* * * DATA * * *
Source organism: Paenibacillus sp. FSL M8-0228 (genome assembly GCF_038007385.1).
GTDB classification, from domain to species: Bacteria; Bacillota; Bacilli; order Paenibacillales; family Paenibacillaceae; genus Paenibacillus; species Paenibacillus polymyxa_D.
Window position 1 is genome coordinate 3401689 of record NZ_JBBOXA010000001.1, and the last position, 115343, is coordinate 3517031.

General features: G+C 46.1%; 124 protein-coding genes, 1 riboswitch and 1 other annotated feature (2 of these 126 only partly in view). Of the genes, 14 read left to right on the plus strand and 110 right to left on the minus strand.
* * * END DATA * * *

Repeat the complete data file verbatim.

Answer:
Source organism: Paenibacillus sp. FSL M8-0228 (genome assembly GCF_038007385.1).
GTDB classification, from domain to species: Bacteria; Bacillota; Bacilli; order Paenibacillales; family Paenibacillaceae; genus Paenibacillus; species Paenibacillus polymyxa_D.
Window position 1 is genome coordinate 3401689 of record NZ_JBBOXA010000001.1, and the last position, 115343, is coordinate 3517031.

General features: G+C 46.1%; 124 protein-coding genes, 1 riboswitch and 1 other annotated feature (2 of these 126 only partly in view). Of the genes, 14 read left to right on the plus strand and 110 right to left on the minus strand.